Thursday, September 17, 2020

Lego Terrain: Game Pictures

One of the main problems that all GMs have is quickly setting a scene. Just creating common knowledge among the players of what is happening, without boring them with detail, is a hard problem. I have seen and used many methods of setting a scene, from drawing on an erasable battlemat, to using various kinds of dungeon tiles (including Lego builds), to verbally describing the room. The method of putting Lego wall segments and scenery bits on a gridded tablecloth is by far the fastest, easiest, and most fun method. Everything else just feels wrong now.

In this post, I use pictures from games I have run to illustrate various things I have learned about the use of Lego as terrain and play aids, discussing my experiences of what has worked well and what has not. The Game Pictures post is four years old, and since then I have run a lot more games, using a lot more builds and techniques. For almost all of them, I had to take all of my supplies somewhere in a backpack, meaning I was running the game with what I could fit in a plastic shoebox.

For a while, I experimented with using a hex-grid tablecloth instead of the square grid one. I found that Lego walls and small builds work just fine on a hex grid. It worked especially well for outdoor environments; I could quickly create a vast scene with lots of room to roam around and explore, in this case an overgrown temple overrun with bugs:

Experienced Lego builders, or Ninjago fans, might have recognized the terrain piece from The Vermillion Attack in the picture above. It has a play feature where you twist a Technic piece and the egg pops open and snakes jump out. I added a plate so that it could make spiders jump out instead. I can confirm that it is loads of fun to spring that on the players in-game.

The yellow wall in the picture above is a Wall of Stone, which the party wizard cast to control the battlefield and prevent the party from getting surrounded. You can see that it is just 1x4 and 1x6 yellow bricks stacked up, representing two 10-foot segments of the wall. Making Lego builds to represent spells like this that place anything on the environment is a very handy play aid.

Another way to make a large dungeon that you can fit in your backpack is to use microscale. Have each stud represent a 5-foot square and use Heroica figures for the PCs and enemies. You can build the dungeon on baseplates, and pull out and connect the sections as the PCs explore:

Microscale is also appropriate for naval combat. Make microscale ships, and move them around with people on board. One Spelljammer game featured both of these uses of microscale. The PCs had to stealthily approach a Mind Flayer Nautiloid, using space terrain as cover, and breach it with their ramming craft. The setup uses my then-standard technique for setting the height of floating objects or flying or swimming characters: blue bricks and plates, placed sideways, with every three studs marked. This normally marks 5 feet of height, but in microscale it marks 15. However, they were very prone to falling over, and in future games I will be using sideways tires as the base for flying objects and marking vertical distance and all associated diagonals with a ruler.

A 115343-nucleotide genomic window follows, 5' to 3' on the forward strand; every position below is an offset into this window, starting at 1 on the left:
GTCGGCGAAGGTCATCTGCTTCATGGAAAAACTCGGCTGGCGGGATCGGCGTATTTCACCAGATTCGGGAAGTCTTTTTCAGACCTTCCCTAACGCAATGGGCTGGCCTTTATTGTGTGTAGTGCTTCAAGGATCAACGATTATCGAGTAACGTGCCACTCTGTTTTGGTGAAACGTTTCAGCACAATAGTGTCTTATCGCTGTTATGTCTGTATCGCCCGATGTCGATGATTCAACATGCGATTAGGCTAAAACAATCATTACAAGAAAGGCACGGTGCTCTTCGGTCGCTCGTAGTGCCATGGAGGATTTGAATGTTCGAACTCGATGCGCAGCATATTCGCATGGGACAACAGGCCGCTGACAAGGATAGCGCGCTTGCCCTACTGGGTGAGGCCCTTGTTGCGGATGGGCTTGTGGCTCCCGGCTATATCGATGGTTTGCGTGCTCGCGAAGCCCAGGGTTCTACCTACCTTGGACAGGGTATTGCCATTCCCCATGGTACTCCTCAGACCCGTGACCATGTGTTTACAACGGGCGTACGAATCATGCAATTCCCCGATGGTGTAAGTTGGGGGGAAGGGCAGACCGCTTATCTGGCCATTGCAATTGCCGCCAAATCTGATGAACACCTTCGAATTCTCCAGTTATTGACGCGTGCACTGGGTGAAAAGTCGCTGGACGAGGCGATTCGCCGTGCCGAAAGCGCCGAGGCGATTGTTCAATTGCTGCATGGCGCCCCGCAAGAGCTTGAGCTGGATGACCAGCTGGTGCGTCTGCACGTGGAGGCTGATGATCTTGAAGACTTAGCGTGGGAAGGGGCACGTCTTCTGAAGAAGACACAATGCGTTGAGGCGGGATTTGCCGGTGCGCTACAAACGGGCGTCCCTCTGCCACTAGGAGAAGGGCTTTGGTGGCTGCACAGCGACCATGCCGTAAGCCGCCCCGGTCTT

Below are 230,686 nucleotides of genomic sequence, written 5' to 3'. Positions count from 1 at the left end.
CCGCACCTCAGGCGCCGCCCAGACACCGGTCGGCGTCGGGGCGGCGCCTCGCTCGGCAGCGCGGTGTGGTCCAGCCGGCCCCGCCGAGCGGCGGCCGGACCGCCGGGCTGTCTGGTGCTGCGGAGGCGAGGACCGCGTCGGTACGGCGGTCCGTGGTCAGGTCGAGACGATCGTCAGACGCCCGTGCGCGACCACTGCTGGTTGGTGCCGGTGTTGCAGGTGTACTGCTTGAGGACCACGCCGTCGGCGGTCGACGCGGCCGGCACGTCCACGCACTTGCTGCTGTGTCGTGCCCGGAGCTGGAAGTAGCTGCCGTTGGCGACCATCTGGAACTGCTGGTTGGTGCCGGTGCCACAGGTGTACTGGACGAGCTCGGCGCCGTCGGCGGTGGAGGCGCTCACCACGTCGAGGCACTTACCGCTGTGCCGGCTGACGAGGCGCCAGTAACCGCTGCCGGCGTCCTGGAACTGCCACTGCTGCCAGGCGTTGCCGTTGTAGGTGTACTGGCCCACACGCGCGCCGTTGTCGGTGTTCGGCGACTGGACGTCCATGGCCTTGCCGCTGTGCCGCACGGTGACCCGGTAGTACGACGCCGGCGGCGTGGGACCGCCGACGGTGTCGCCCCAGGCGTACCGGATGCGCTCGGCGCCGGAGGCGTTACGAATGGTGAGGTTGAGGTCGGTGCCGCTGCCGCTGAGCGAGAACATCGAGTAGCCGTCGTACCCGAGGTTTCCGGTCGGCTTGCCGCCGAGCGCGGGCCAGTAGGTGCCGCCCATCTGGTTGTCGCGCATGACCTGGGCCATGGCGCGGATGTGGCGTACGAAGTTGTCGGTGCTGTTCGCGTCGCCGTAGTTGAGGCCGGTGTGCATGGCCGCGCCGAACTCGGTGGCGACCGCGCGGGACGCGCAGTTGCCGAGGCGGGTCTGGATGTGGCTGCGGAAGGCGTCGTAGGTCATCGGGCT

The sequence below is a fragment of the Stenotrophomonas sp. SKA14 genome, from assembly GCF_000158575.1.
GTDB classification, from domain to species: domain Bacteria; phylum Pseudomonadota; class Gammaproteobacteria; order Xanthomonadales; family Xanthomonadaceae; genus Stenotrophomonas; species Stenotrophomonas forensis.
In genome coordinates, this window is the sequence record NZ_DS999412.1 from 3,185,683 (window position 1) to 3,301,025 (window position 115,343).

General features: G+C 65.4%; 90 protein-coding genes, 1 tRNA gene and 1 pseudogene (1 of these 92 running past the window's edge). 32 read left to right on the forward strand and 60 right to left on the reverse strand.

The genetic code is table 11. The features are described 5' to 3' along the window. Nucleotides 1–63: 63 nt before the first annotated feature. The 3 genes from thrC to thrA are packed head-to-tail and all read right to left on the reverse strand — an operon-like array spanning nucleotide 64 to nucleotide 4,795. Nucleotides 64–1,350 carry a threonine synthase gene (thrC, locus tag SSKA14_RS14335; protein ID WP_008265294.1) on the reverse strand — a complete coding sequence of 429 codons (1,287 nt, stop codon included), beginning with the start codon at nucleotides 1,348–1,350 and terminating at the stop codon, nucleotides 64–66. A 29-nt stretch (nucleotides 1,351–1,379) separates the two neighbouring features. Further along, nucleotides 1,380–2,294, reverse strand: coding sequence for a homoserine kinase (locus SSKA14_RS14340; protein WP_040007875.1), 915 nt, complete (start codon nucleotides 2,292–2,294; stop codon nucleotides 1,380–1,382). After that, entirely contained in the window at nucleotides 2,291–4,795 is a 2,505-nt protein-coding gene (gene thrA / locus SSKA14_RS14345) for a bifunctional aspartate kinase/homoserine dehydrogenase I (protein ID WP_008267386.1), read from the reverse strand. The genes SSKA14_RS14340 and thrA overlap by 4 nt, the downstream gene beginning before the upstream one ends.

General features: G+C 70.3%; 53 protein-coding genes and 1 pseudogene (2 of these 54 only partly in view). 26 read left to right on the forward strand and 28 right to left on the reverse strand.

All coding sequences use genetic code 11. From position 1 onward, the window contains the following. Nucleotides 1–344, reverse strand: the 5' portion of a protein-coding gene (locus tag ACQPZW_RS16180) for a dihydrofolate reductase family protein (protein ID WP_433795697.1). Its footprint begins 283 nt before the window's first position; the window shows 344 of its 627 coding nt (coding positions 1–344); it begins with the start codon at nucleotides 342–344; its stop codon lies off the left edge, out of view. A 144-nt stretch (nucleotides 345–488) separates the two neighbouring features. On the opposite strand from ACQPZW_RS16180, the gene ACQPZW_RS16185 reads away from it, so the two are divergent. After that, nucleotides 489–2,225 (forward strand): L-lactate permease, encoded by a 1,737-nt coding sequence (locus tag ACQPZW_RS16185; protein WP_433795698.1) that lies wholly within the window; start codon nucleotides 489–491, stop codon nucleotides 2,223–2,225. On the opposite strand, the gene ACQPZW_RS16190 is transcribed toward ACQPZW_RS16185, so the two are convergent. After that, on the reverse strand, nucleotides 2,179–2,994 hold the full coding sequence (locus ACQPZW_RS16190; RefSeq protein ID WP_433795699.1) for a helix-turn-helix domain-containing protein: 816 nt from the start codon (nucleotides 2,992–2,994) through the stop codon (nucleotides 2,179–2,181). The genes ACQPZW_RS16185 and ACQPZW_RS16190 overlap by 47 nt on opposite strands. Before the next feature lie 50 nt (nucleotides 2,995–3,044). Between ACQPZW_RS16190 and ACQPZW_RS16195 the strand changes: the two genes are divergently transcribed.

After breaching, they fought their way to the core to defeat the mother brain. ( In my game, the inside of the ship was a single level that tapered to a point, using gravity magic to curl it up into the nautiloid shape.) That is the microscale dungeon above.

Then, after they took over the ship, in the next game I switched back to normal scale, representing the ship's bridge with a few walls and magitech gizmos. As they were piloting it back to salvage, they had to fight off a swarm of space jellyfish. The jellyfish are a simple build of sticking tentacles and tubes under a cockpit piece that otherwise has no use in a fantasy world:

In a different storyline, back on the ground, they fought Yuan-ti, made with a large humanoid torso on a radar dish base that represents the snake coils. I was experimenting with a variable-height terrain system, using technic pegs and long beams, but it was more trouble than it was worth. Next time I'll just put the baseplate on four big pillars of stacked 2x4 bricks.

If you look closely at the baseplates above, you can see my favorite method of making a 1-inch grid on a Lego baseplate: put a 1x1 plate, or some other thing, every three pegs. in each direction. Minifigs are placed in the four pegs in the center of the square formed in this way. This creates a workable grid in a way that looks natural, and matches the little white crosses that mark out grids on some dungeon tiles.

Here's a mad wizards's lab. Note the gold pylons, made with a yellow ski and propeller cowling. These kinds of pieces inevitably show up bulk brick lots, and tend to accumulate, cluttering up my brick filing system until I sit down with them and try to figure out how to make them into useful game terrain. The system of placing things on a non-Lego surface helps a lot, because it lets you easily ignore traditional geometry and place things sideways. It would have been a much more challenging build to put that pylon on a Lego baseplate, but instead I can quickly throw it together and toss it in one of my terrain bins.